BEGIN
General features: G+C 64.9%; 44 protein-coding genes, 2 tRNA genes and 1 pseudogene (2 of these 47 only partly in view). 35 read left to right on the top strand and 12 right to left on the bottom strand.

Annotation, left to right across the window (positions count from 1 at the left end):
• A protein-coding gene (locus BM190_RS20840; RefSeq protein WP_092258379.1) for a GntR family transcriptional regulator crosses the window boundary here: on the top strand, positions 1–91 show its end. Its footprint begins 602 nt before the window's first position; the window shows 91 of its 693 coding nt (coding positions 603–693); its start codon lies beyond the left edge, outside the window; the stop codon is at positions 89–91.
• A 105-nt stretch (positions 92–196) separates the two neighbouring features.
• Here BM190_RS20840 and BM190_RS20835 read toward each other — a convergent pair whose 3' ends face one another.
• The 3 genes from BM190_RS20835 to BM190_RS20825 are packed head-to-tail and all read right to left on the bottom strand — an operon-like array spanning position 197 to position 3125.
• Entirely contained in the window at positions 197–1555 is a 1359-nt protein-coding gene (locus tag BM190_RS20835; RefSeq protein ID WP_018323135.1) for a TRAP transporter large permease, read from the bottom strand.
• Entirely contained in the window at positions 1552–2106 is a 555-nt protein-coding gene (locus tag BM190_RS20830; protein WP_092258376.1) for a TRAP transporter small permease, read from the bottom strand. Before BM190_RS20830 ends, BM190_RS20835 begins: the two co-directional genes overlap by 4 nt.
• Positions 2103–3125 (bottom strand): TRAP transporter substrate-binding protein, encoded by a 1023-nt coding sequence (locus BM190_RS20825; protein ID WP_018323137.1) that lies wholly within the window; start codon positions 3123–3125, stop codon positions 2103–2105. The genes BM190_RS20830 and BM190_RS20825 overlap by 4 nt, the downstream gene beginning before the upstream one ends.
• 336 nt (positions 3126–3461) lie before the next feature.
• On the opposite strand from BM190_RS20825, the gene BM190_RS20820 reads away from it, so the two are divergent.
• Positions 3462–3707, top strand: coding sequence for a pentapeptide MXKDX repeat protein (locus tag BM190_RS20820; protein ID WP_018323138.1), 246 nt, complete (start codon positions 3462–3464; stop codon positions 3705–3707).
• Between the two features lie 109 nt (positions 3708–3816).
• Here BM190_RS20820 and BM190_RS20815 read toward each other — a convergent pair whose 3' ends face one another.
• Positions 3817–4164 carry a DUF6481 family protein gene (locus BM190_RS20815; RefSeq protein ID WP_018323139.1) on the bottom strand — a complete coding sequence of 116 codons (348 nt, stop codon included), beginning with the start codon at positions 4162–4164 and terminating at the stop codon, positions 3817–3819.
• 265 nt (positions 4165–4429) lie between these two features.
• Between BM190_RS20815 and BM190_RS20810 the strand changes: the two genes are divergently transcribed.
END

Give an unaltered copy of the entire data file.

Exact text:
General features: G+C 64.9%; 44 protein-coding genes, 2 tRNA genes and 1 pseudogene (2 of these 47 only partly in view). 35 read left to right on the top strand and 12 right to left on the bottom strand.

Annotation, left to right across the window (positions count from 1 at the left end):
• A protein-coding gene (locus BM190_RS20840; RefSeq protein WP_092258379.1) for a GntR family transcriptional regulator crosses the window boundary here: on the top strand, positions 1–91 show its end. Its footprint begins 602 nt before the window's first position; the window shows 91 of its 693 coding nt (coding positions 603–693); its start codon lies beyond the left edge, outside the window; the stop codon is at positions 89–91.
• A 105-nt stretch (positions 92–196) separates the two neighbouring features.
• Here BM190_RS20840 and BM190_RS20835 read toward each other — a convergent pair whose 3' ends face one another.
• The 3 genes from BM190_RS20835 to BM190_RS20825 are packed head-to-tail and all read right to left on the bottom strand — an operon-like array spanning position 197 to position 3125.
• Entirely contained in the window at positions 197–1555 is a 1359-nt protein-coding gene (locus tag BM190_RS20835; RefSeq protein ID WP_018323135.1) for a TRAP transporter large permease, read from the bottom strand.
• Entirely contained in the window at positions 1552–2106 is a 555-nt protein-coding gene (locus tag BM190_RS20830; protein WP_092258376.1) for a TRAP transporter small permease, read from the bottom strand. Before BM190_RS20830 ends, BM190_RS20835 begins: the two co-directional genes overlap by 4 nt.
• Positions 2103–3125 (bottom strand): TRAP transporter substrate-binding protein, encoded by a 1023-nt coding sequence (locus BM190_RS20825; protein ID WP_018323137.1) that lies wholly within the window; start codon positions 3123–3125, stop codon positions 2103–2105. The genes BM190_RS20830 and BM190_RS20825 overlap by 4 nt, the downstream gene beginning before the upstream one ends.
• 336 nt (positions 3126–3461) lie before the next feature.
• On the opposite strand from BM190_RS20825, the gene BM190_RS20820 reads away from it, so the two are divergent.
• Positions 3462–3707, top strand: coding sequence for a pentapeptide MXKDX repeat protein (locus tag BM190_RS20820; protein ID WP_018323138.1), 246 nt, complete (start codon positions 3462–3464; stop codon positions 3705–3707).
• Between the two features lie 109 nt (positions 3708–3816).
• Here BM190_RS20820 and BM190_RS20815 read toward each other — a convergent pair whose 3' ends face one another.
• Positions 3817–4164 carry a DUF6481 family protein gene (locus BM190_RS20815; RefSeq protein ID WP_018323139.1) on the bottom strand — a complete coding sequence of 116 codons (348 nt, stop codon included), beginning with the start codon at positions 4162–4164 and terminating at the stop codon, positions 3817–3819.
• 265 nt (positions 4165–4429) lie between these two features.
• Between BM190_RS20815 and BM190_RS20810 the strand changes: the two genes are divergently transcribed.